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What does it take to nurture budding engineering minds? Plenty!

June 17, 2009

Coppell Gifted Association’s MOSAIC (Marvelous Opportunities Scheduled as Individual Courses) kicked off Summer 2009 with a broad range of enrichment classes. Now in its third year, CISD teachers or other subject matter professionals teach these classes. While enrollment is open to all students, the courses are designed and taught with needs of gifted students in mind.

“This is one of those cases where lots of different people and organizations all work together to create something great,” said Tracy Fisher, MOSAIC Coordinator. “People have come to expect the high caliber of classes that CGA has been able to offer, and as always, proceeds will be used for CISD teacher, administrator, and counselor training in gifted education.”

One successful class was Rocketry, taught by Coppell parent Tod Farrell. “The students learned about the history of rocketry, the importance of proper design, how the center of mass and center of pressure interact – but most important, they had fun building their rockets under the enthusiastic guidance of Coppell High School’s own School of Engineering students!” The weeklong camp ended with launch day, where the prize for the designer/builder of the rocket going farthest was an air-powered rocket launcher.

At first, Farrell was a little hesitant about teaching a class to 4th through 8th graders. “I’ve been an engineer for twenty years, having made presentations to clients and partners internationally – but to be honest, the prospect of standing in front of a group of boys and girls was pretty intimidating.” Farrell needn’t have worried. Mike Yakubovsky, Lead Engineering Instructor at CHS, reviewed and offered suggestions on the lesson plan. Five students – Ricky Bureau, Rob Bush, Elisa Farrell, Rishi Samani, and Chip Zurita – served as assistant instructors. All came through Bill Montana’s Suborbital Aeroscience class and offered real-life experience, having just competed in a rocket launch in April. High School teams from all around the state converged on Fredericksburg; the mission:  carry a one-pound payload to an altitude of one mile. “These high school students were phenomenal,“ Farrell noted. ”They were conscientious, focused, and they genuinely enjoyed sharing what they’ve learned with the younger students.”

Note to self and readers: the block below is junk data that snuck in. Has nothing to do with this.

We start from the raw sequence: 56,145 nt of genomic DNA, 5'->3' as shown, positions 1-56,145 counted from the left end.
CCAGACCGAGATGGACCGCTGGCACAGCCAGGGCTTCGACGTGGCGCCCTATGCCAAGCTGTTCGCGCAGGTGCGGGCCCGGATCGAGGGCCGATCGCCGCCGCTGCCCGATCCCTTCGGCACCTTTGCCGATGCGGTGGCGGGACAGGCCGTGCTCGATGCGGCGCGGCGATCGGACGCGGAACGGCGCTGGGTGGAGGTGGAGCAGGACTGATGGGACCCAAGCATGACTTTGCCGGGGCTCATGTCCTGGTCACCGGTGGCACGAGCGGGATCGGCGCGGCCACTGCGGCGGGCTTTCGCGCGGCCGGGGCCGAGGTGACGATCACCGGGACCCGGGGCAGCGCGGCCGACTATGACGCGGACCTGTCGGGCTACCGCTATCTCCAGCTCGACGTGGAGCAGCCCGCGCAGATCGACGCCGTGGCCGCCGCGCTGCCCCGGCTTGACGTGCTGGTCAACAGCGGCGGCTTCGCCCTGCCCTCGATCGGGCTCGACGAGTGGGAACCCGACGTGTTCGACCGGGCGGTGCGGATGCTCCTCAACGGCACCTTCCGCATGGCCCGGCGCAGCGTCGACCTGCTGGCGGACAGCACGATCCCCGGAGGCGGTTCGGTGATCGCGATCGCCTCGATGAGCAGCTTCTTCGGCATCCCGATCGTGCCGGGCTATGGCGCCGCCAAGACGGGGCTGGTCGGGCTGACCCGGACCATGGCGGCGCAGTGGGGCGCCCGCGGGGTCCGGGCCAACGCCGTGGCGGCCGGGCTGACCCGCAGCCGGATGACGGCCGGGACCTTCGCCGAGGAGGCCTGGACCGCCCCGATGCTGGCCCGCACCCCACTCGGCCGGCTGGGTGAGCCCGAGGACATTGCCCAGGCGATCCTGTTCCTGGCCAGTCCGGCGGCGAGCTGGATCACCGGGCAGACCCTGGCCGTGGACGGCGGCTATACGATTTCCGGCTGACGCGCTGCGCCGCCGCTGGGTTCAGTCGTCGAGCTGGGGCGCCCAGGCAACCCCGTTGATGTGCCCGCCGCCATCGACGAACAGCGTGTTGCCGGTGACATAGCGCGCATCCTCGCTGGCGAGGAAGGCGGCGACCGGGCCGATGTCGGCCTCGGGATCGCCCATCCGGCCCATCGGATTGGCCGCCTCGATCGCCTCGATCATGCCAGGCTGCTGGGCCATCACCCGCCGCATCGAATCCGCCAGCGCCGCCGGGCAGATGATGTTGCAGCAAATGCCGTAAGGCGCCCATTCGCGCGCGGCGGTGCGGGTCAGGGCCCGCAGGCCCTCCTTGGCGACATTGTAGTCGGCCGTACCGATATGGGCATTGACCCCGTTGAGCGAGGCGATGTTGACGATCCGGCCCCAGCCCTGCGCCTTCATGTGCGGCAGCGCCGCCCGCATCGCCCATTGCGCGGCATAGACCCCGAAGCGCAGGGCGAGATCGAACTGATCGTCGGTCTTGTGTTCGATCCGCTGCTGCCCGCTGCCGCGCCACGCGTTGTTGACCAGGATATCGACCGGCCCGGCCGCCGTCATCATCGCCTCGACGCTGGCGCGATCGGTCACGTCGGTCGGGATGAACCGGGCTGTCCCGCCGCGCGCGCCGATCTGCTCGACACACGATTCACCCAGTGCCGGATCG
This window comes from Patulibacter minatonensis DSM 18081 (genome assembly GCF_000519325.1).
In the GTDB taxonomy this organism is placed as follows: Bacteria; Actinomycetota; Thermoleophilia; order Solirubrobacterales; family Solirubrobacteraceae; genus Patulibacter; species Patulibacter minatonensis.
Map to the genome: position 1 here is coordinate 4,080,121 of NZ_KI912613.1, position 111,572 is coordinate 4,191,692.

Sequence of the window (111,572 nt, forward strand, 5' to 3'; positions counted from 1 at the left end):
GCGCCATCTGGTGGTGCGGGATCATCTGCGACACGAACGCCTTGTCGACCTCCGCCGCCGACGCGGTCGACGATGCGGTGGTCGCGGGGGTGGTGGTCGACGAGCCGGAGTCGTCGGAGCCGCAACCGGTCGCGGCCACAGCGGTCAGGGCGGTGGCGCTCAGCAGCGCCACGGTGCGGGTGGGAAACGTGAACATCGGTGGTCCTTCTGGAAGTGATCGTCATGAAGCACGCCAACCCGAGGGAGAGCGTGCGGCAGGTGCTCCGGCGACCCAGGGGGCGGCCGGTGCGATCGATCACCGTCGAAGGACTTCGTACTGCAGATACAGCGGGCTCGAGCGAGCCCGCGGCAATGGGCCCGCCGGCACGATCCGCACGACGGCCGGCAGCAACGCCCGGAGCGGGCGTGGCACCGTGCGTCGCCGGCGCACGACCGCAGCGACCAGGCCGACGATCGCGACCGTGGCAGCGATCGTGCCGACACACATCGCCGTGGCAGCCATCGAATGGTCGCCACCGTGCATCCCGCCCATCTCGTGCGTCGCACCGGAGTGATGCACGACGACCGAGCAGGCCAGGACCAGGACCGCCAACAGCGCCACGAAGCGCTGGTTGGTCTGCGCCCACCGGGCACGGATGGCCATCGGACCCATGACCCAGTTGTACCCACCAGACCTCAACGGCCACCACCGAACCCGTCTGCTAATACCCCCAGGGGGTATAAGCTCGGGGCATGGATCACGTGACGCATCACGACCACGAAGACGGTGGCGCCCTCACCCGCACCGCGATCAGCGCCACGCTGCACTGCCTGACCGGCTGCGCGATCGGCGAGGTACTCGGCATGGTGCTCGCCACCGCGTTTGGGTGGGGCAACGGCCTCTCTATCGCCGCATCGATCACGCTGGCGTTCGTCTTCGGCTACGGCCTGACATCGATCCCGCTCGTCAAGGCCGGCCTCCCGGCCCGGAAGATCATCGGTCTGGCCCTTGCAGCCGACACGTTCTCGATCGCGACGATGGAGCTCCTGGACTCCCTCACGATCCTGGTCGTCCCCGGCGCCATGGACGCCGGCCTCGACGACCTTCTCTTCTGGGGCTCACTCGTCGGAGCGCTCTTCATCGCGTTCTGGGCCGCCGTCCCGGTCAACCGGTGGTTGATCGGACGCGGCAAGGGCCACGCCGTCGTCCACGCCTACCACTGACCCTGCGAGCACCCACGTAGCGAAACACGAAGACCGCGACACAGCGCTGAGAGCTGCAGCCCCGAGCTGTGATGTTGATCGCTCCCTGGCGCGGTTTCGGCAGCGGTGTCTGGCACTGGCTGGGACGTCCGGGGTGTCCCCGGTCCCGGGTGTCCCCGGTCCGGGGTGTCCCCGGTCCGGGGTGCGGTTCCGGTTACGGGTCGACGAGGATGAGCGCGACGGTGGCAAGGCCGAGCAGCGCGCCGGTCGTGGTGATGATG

“I’m also very thankful that my employer, ATX Group, supported MOSAIC by giving me the schedule flexibility to teach the class. They’ve supported the School of Engineering in the past with matching contributions, and I’m glad that they continue to place value on mentoring future engineers,” added Farrell.

The CHS School of Engineering also benefits. Coppell Gifted Association is making a donation to the Engineering Booster Club in recognition of the outstanding volunteer work of the assistant instructors.

MOSAIC also offers two other engineer courses– LEGOs Robotics and a Buildings and Structures class – civil engineering – that uses the K’nex building system.  Besides engineering, MOSAIC boasts several other courses on topics like creative writing, chess, money, puppetry, and calligraphy.  “The key to the success of our program with its high number of repeat participants is the ‘magic in the classroom’ – the students love their experience learning from professional experts like Tod Farrell who are passionate about their subject matter. MOSAIC couldn’t be possible without the support of the CISD, its beautiful facilities, and some of its top teachers,” said Fisher.

“My son enjoyed the session this summer. He took the Money and Rockets classes and said ‘everything was great’!!!  Thanks so much for organizing this wonderful opportunity. I plan to rearrange our summer escape next year so that he can enroll in both sessions,” said a parent from the recent June MOSAIC session.

One more week of MOSAIC will be offered this summer from August 3rd-7th from 9:00 AM-noon daily. For more information about Coppell Gifted Association and MOSAIC, see

To see all the exciting things going on at the CHS School of Engineering, see

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